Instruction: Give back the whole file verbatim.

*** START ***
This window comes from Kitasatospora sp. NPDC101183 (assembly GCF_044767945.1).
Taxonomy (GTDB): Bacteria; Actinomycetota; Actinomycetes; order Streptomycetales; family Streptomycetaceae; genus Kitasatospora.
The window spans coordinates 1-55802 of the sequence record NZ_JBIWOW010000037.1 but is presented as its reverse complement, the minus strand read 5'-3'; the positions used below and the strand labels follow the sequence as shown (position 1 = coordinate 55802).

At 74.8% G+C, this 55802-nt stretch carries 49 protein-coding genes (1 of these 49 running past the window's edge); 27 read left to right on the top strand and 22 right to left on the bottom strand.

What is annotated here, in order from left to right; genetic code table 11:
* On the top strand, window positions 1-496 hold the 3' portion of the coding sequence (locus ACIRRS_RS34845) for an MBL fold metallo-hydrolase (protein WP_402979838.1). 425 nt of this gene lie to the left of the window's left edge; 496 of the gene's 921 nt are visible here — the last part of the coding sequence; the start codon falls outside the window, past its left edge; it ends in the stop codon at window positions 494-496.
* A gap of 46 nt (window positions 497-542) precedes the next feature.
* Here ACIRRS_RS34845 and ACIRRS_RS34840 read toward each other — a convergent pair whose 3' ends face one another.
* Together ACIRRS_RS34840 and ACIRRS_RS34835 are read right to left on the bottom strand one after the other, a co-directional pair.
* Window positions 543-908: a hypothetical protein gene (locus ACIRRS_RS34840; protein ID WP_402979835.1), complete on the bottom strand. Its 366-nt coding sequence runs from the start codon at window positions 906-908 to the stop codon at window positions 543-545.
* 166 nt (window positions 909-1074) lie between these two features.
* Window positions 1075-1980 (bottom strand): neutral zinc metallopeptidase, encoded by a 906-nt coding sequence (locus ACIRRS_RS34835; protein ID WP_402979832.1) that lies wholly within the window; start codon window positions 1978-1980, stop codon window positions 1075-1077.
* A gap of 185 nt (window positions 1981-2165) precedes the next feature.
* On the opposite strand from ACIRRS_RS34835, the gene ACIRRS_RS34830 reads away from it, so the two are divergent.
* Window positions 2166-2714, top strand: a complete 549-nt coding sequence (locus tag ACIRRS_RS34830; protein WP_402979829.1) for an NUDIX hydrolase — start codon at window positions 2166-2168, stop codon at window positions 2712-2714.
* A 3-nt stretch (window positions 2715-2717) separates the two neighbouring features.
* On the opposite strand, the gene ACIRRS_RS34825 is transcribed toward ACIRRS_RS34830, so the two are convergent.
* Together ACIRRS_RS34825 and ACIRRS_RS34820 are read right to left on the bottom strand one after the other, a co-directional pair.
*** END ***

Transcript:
This window comes from Kitasatospora sp. NPDC101183 (assembly GCF_044767945.1).
Taxonomy (GTDB): Bacteria; Actinomycetota; Actinomycetes; order Streptomycetales; family Streptomycetaceae; genus Kitasatospora.
The window spans coordinates 1-55802 of the sequence record NZ_JBIWOW010000037.1 but is presented as its reverse complement, the minus strand read 5'-3'; the positions used below and the strand labels follow the sequence as shown (position 1 = coordinate 55802).

At 74.8% G+C, this 55802-nt stretch carries 49 protein-coding genes (1 of these 49 running past the window's edge); 27 read left to right on the top strand and 22 right to left on the bottom strand.

What is annotated here, in order from left to right; genetic code table 11:
* On the top strand, window positions 1-496 hold the 3' portion of the coding sequence (locus ACIRRS_RS34845) for an MBL fold metallo-hydrolase (protein WP_402979838.1). 425 nt of this gene lie to the left of the window's left edge; 496 of the gene's 921 nt are visible here — the last part of the coding sequence; the start codon falls outside the window, past its left edge; it ends in the stop codon at window positions 494-496.
* A gap of 46 nt (window positions 497-542) precedes the next feature.
* Here ACIRRS_RS34845 and ACIRRS_RS34840 read toward each other — a convergent pair whose 3' ends face one another.
* Together ACIRRS_RS34840 and ACIRRS_RS34835 are read right to left on the bottom strand one after the other, a co-directional pair.
* Window positions 543-908: a hypothetical protein gene (locus ACIRRS_RS34840; protein ID WP_402979835.1), complete on the bottom strand. Its 366-nt coding sequence runs from the start codon at window positions 906-908 to the stop codon at window positions 543-545.
* 166 nt (window positions 909-1074) lie between these two features.
* Window positions 1075-1980 (bottom strand): neutral zinc metallopeptidase, encoded by a 906-nt coding sequence (locus ACIRRS_RS34835; protein ID WP_402979832.1) that lies wholly within the window; start codon window positions 1978-1980, stop codon window positions 1075-1077.
* A gap of 185 nt (window positions 1981-2165) precedes the next feature.
* On the opposite strand from ACIRRS_RS34835, the gene ACIRRS_RS34830 reads away from it, so the two are divergent.
* Window positions 2166-2714, top strand: a complete 549-nt coding sequence (locus tag ACIRRS_RS34830; protein WP_402979829.1) for an NUDIX hydrolase — start codon at window positions 2166-2168, stop codon at window positions 2712-2714.
* A 3-nt stretch (window positions 2715-2717) separates the two neighbouring features.
* On the opposite strand, the gene ACIRRS_RS34825 is transcribed toward ACIRRS_RS34830, so the two are convergent.
* Together ACIRRS_RS34825 and ACIRRS_RS34820 are read right to left on the bottom strand one after the other, a co-directional pair.